Urbanspoon is founded in Seattle. e self-funded company aggregates reviews from local city papers, Citysearch, and the like. Users can also leave "comments" about restaurants, which are ostensibly reviews.
May: Yelp's audience grows "124% from May to May ... with monthly visitors increasing to 1 million," according to Nielsen/NetRatings data cited by USA Today.
September: Urbanspoon is poised to
launch nationally, with 14 city sites. TechCrunch reports the site has "1.5 million monthly page views on 500,000 unique visitors."
January: Yelp closes "a $15 million round of venture capital from DAG Ventures and earlier investors, gaining a healthy $200 million valuation," Bloomberg reports.
February: Yelp introduces business owner accounts, allowing business owners to contact reviewers privately. e New York Times quotes a research analyst who says "smart business owners would get involved in Yelp, listening, responding and being an active part of the dialogue, some going so far as to place signs on their physical doors requesting reviews.'"
May: A New York Times article describes Yelp as being "slow to add advertising." Stoppelman says: "We put the community rst, the consumer second, and businesses third."
July: e App Store launches via iTunes. Urbanspoon and Yelp launch iPhone apps.
August: Yelp goes international and launches in Canada.
November: Yelp shares analytics with TechCrunch that show 15.8 million unique visitors and 4 million reviews over the previous 30 days. TechCrunch writes: "Not bad for a company that was born just four years ago." Also in November is Citysearch's relaunch. TechCrunch cites Comscore's report that Citysearch had 14.6 million unique visitors in October. e race between Yelp and Citysearch continues.
December: Yelp's iPhone app is the third most popular travel app according to TechCrunch, behind Google Earth and Urbanspoon. Citysearch releases its own app.
February: Yelp is hit with a class-action lawsuit. Plaintiﬀs claim "that they were contacted by Yelp for ad sales in exchange for erasing unfavorable reviews from their pages. In some cases negative reviews were allegedly added a er sales oﬀers were declined." Stoppelman tells Mashable that class action lawsuits are basically a coming-of-age for startups: "My thoughts to someone with a successful Internet business that gets hit with a lawsuit is, 'Welcome to the big leagues.'"
April: Yelp introduces "public commenting" for businesses, allowing business owners to reply to reviews on their pages for free (a er they've claimed their business page).
Also in April, Urbanspoon is acquired by IAC. It remains an independent brand. October: Urbanspoon enters the reservations business with the launch of Rez.
December: TechCrunch reports that Yelp turns down Google's acquisition oﬀer, which would have paid "around $550 million plus earnouts" for Yelp. Stoppelman would later tell the WSJ: "Yelp's continued success as an independent company suggests we made the right choice and nothing is more rewarding than charting your own course."
January: Yelp gets $100 million in funding from Elevation Partners, a private equity rm. Bloomberg quotes sources near the deal who say "the investment values Yelp at $475 million." Yelp claims 26 million unique visitors the month prior.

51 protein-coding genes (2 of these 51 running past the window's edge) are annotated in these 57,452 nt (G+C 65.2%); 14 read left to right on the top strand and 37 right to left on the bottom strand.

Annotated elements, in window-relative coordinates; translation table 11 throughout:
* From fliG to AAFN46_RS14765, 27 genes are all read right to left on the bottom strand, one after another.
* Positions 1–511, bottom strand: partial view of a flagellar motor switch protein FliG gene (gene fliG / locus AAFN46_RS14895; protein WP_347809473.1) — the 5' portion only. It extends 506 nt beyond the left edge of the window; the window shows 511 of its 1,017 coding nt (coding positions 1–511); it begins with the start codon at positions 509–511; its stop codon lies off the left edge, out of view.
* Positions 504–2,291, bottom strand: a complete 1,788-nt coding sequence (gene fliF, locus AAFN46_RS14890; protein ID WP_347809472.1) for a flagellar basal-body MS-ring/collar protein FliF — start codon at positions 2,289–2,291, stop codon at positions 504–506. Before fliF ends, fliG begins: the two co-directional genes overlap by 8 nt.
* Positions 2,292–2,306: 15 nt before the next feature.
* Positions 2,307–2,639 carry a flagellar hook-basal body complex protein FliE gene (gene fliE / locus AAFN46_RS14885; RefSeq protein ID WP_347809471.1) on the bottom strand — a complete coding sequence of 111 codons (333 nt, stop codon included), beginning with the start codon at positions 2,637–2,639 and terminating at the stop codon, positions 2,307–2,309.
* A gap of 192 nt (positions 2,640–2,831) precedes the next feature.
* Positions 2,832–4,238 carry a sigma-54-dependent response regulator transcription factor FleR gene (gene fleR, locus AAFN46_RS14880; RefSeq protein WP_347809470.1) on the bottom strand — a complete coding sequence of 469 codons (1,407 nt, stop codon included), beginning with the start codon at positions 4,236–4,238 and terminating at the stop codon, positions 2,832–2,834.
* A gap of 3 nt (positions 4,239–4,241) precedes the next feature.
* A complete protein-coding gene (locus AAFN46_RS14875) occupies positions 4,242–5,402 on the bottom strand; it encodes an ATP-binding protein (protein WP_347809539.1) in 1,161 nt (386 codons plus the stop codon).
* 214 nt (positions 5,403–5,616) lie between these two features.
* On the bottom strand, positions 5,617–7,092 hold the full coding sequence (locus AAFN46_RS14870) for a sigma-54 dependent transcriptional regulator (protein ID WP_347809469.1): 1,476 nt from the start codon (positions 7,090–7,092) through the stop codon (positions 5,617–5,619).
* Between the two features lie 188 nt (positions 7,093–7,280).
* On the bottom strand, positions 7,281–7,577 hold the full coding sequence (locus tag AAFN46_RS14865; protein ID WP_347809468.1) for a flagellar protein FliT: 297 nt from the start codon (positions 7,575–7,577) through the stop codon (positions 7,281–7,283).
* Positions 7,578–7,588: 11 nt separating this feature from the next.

June: Yelp integrates OpenTable reservations, allowing users to check availability and book reservations
directly from a restaurant's Yelp page. Yelp takes another step closer to becoming a one-stop-shop for restaurant information on the web. Eater's analysis of the news: "Yelp claimed that this integration was based on user feedback, but really it was necessary for Yelp and OpenTable to partner and compete against Urbanspoon who just last month announced their RezBook iPad application that allows restaurants to book and manage reservations, as well as a pilot program in Seattle and Los Angeles called Rez that allows diners to book tables (Rez is to go national in 2010)."
Also in June, co-founder and CTO Russ Simmons steps down. TechCrunch reports he will remain in an "advisor role" and that he "remains a 'signi cant' shareholder in the company."
A parody of compulsive Yelping. [Video: YouTube]
September: Google acquires Zagat and is now in the local review business. Stoppelman calls the purchase "a funny move."
Later this month, Stoppelman testi es about Google in a Senate antitrust hearing. He puts his written and oral testimony on the Yelp blog. uote: "In some instances, Google simply excludes competitor results as a matter of design, not as a matter of objective, algorithmically-driven analysis."
Yelp Testimony by Luther Lowe
them algorithmically, however, Google simply favors them as a matter of design.
For example, when users search for a barber in Madison, Wisconsin, Google will always present links to its own consumer review website in the most prominent position regardless of whether the algorithm has actually determined that it has the most relevant content. Put differently, it is impossible for any of Google’s competitors to be displayed as prominently as Google itself, even if Google’s own algorithm rates them higher. In some instances, Google simply excludes competitor results as a matter of design, not as a matter of objective, algorithmically-driven analysis. [See Exhibit F]
Is a consumer (or a small business, for that matter) well served when Google artificially
promotes its own properties regardless of merit? This has nothing to do with helping consumers get to the best information; it has everything to do with generating more revenue. [See Exhibit G]
1 Source: Simon Morrison of Google, July 18, 2011 (http://allthingsd.com/20110718/after-copiepresse-boycott-
2 The “merged” portion of Google search results have effectively replaced organic search results for local searches. 3 Source: Google Public Policy Blog, May 8, 2009 (http://googlepublicpolicy.blogspot.com/2009/05/googles-
- 3 -
Yelp Verbal Testimony by Luther Lowe
Thank you, Mr. Chairman and distinguished members of the committee. I appreciate your interest and the invitation to appear today. My name is Jeremy Stoppelman, and I am the CEO of Yelp, a company I co-founded in 2004 with my former colleague from PayPal, Russell Simmons.
At Yelp, our mission is to connect consumers with great local businesses. The site allows people throughout the country to share detailed and passionate reviews about